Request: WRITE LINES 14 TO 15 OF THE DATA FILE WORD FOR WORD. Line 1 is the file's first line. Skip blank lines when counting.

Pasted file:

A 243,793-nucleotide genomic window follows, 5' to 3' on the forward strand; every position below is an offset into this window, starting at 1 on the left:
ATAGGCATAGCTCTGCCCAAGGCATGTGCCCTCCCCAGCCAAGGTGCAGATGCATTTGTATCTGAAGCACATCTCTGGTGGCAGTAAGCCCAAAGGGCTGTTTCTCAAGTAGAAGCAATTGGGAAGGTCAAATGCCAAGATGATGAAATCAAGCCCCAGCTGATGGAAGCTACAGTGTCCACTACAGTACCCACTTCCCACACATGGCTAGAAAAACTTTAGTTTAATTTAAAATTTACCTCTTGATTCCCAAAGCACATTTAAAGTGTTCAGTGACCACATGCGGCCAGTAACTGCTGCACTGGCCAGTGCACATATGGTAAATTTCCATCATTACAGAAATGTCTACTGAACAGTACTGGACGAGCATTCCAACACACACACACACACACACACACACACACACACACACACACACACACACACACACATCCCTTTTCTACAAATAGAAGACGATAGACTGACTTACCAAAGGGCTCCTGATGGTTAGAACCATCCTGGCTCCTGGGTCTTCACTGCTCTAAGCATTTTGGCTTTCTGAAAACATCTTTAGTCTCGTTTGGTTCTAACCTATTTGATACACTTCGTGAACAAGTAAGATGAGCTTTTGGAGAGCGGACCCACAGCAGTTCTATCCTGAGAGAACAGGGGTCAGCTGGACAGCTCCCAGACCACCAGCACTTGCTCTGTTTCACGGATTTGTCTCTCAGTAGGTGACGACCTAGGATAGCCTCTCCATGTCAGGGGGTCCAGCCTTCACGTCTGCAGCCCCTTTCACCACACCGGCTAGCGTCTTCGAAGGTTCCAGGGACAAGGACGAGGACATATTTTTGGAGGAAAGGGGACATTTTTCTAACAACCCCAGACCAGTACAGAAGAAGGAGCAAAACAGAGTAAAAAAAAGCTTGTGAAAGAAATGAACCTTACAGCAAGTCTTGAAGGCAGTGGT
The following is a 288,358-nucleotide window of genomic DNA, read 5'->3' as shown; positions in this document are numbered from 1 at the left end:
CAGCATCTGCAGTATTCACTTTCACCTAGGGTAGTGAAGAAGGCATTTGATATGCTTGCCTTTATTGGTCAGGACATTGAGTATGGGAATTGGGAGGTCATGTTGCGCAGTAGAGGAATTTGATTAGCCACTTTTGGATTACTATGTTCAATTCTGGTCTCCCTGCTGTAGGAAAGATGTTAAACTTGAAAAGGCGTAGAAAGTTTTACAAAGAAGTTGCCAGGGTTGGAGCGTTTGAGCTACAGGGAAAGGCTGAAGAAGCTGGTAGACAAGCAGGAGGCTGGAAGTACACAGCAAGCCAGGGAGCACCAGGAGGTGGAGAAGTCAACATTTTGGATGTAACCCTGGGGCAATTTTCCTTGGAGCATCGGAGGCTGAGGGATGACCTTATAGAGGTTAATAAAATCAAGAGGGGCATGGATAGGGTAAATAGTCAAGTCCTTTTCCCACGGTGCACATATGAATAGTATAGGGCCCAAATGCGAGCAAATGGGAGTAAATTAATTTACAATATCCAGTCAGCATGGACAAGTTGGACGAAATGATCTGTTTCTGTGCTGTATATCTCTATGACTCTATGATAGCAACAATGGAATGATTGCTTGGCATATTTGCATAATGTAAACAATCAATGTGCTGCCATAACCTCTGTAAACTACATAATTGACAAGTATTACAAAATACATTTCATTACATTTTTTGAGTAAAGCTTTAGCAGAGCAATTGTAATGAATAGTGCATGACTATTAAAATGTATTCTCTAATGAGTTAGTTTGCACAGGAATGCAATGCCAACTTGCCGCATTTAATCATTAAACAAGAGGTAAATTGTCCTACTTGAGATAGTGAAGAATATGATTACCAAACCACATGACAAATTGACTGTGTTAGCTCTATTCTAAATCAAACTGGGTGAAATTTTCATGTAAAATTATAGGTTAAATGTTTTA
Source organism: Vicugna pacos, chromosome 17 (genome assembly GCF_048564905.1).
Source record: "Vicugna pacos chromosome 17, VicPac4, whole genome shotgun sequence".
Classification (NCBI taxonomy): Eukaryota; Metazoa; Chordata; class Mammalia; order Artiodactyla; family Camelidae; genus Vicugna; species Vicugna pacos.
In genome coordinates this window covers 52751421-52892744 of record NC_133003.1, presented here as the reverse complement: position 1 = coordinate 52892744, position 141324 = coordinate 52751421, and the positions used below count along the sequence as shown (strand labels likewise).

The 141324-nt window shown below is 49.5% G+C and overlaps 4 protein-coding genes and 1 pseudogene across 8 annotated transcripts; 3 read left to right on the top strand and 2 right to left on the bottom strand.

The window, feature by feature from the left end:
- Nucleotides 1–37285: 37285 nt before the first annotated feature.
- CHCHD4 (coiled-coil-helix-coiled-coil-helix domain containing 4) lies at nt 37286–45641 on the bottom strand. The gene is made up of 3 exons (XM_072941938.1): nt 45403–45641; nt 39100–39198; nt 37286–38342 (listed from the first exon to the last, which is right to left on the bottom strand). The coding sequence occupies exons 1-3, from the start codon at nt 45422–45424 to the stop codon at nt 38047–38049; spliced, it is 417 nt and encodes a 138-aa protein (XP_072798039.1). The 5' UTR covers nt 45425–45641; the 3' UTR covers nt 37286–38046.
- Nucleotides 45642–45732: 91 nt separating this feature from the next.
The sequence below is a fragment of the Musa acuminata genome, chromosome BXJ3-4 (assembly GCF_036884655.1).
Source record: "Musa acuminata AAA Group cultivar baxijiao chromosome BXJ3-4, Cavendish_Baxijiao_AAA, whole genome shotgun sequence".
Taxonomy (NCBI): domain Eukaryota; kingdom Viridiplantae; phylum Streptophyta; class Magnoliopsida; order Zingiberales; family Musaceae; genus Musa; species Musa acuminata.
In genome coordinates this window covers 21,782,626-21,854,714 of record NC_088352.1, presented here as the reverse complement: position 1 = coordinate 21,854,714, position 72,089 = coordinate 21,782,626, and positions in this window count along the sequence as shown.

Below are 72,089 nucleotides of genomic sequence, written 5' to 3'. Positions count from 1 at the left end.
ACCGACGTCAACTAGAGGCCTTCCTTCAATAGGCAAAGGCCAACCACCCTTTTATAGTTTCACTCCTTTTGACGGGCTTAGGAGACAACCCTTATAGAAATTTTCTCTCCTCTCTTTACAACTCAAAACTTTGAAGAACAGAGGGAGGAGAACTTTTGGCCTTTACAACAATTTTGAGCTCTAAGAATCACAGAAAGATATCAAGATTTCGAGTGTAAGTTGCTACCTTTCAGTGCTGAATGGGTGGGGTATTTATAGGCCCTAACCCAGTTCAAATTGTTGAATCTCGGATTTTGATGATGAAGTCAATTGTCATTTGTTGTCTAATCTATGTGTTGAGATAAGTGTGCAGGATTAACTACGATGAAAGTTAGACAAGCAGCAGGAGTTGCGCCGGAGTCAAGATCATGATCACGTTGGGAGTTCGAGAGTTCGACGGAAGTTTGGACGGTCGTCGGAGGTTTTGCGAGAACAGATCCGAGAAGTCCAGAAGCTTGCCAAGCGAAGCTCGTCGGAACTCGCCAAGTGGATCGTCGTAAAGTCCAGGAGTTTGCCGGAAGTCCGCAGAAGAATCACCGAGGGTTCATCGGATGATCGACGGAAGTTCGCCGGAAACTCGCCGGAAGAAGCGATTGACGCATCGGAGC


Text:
The sequence below is a fragment of the Musa acuminata genome, chromosome BXJ3-4 (assembly GCF_036884655.1).
Source record: "Musa acuminata AAA Group cultivar baxijiao chromosome BXJ3-4, Cavendish_Baxijiao_AAA, whole genome shotgun sequence".